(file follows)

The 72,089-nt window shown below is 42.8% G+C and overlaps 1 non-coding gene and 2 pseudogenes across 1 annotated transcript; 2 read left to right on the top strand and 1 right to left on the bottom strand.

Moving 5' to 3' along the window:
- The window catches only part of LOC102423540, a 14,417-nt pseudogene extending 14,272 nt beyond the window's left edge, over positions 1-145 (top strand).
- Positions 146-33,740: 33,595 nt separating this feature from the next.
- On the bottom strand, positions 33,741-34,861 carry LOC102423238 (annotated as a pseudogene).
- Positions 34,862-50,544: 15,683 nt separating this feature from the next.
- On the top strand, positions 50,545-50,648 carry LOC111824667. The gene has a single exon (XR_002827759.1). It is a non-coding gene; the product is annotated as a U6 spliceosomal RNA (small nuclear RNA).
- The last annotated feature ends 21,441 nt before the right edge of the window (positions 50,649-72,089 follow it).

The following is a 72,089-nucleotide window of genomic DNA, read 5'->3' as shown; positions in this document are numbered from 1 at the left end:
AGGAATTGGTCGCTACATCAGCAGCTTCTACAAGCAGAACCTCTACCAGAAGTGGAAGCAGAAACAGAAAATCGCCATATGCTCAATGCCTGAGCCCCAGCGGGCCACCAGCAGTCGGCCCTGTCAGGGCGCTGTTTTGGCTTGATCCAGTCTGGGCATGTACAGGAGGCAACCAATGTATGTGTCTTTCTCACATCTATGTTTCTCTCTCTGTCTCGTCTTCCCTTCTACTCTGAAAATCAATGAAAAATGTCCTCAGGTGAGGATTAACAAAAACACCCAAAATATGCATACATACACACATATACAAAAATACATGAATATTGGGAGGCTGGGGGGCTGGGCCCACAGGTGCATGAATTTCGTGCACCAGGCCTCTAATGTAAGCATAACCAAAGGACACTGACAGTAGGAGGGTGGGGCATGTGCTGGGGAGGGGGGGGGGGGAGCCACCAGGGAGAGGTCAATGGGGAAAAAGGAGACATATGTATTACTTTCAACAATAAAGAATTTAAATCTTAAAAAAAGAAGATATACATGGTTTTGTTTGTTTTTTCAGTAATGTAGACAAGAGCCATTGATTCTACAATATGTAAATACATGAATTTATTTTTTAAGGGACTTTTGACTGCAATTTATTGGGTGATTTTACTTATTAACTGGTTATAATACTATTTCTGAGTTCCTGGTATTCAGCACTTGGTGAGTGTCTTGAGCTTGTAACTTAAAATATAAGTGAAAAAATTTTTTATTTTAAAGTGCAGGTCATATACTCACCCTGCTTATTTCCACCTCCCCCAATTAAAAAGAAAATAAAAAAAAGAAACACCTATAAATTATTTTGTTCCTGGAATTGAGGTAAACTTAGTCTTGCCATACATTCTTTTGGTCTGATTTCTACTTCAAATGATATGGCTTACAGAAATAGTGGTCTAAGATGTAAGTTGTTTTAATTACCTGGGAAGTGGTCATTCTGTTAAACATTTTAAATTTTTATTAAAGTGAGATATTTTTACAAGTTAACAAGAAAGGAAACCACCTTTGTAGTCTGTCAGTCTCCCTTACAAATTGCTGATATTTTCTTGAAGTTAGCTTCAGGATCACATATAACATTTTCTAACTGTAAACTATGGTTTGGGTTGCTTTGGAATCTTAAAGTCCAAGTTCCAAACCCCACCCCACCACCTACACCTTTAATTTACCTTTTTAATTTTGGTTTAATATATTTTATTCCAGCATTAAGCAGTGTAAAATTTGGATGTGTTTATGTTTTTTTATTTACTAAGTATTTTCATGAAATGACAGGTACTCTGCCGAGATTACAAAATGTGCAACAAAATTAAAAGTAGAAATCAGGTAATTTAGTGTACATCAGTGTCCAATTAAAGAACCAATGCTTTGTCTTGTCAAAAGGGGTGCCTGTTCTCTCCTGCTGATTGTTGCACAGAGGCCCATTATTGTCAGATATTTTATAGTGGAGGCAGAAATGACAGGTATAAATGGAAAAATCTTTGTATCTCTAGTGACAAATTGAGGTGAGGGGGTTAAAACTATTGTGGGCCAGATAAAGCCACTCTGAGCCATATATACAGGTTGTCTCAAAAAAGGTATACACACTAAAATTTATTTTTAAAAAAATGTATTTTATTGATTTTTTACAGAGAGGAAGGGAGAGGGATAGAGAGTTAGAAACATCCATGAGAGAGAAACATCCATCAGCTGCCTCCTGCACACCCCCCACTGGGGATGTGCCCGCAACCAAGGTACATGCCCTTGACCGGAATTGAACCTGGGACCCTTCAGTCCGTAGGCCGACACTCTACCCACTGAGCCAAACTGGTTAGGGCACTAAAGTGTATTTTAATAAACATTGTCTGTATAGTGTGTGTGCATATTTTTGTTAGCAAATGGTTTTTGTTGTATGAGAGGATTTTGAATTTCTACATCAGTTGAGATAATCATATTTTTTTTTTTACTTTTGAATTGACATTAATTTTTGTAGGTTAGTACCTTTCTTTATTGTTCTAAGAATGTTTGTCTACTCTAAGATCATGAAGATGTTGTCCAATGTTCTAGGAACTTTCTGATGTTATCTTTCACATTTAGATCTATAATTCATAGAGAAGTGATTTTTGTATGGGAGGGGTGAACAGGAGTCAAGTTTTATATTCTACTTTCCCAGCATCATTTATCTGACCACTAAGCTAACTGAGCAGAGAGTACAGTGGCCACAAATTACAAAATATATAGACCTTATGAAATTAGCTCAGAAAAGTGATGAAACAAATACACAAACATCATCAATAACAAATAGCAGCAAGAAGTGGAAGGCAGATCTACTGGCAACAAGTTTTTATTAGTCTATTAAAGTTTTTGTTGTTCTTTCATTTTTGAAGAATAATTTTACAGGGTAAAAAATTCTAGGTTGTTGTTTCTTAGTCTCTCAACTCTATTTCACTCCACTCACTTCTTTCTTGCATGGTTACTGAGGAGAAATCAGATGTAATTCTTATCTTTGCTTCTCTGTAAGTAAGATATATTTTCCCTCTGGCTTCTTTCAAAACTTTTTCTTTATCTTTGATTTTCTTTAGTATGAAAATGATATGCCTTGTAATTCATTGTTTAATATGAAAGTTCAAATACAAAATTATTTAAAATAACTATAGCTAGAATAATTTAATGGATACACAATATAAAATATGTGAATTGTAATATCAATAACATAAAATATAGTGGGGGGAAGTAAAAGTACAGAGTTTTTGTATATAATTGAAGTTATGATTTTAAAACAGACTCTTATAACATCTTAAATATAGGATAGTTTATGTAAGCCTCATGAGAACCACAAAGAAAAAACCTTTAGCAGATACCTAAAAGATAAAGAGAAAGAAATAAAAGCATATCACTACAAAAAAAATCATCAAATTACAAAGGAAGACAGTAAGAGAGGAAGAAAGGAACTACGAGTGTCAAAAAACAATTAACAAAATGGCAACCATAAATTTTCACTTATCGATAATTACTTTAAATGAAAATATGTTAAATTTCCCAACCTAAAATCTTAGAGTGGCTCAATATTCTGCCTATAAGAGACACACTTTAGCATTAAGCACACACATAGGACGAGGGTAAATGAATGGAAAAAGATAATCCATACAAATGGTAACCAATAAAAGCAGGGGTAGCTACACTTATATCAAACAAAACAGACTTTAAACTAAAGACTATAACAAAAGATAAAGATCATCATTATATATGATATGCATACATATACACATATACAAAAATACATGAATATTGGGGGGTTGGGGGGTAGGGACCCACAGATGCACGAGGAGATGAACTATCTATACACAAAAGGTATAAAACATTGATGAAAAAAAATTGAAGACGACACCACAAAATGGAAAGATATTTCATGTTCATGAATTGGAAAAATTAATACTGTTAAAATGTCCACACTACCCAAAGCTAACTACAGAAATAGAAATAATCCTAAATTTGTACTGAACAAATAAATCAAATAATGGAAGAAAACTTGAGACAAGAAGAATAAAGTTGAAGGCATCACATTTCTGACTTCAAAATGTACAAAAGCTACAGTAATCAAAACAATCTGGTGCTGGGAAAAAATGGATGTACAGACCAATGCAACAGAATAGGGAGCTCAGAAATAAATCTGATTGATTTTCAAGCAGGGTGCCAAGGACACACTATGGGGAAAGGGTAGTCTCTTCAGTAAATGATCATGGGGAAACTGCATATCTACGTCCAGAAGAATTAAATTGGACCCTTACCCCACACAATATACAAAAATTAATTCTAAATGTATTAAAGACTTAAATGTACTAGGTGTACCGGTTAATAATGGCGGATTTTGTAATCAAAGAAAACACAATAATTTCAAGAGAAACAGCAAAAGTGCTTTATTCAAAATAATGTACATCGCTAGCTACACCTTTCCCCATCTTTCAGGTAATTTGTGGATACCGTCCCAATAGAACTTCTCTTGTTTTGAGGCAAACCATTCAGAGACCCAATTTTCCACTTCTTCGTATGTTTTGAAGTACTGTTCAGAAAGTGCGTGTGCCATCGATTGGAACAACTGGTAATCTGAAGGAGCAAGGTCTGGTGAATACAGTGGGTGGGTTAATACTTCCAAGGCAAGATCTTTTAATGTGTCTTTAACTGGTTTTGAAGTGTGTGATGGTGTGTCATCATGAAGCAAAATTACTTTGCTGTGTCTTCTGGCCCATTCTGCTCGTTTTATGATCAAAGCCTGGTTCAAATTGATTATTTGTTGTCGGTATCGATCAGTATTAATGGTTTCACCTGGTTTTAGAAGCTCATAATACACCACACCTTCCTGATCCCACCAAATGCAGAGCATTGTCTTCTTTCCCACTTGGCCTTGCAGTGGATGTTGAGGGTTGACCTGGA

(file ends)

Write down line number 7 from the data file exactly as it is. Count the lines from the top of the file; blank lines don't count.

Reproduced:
- On the top strand, positions 50,545-50,648 carry LOC111824667. The gene has a single exon (XR_002827759.1). It is a non-coding gene; the product is annotated as a U6 spliceosomal RNA (small nuclear RNA).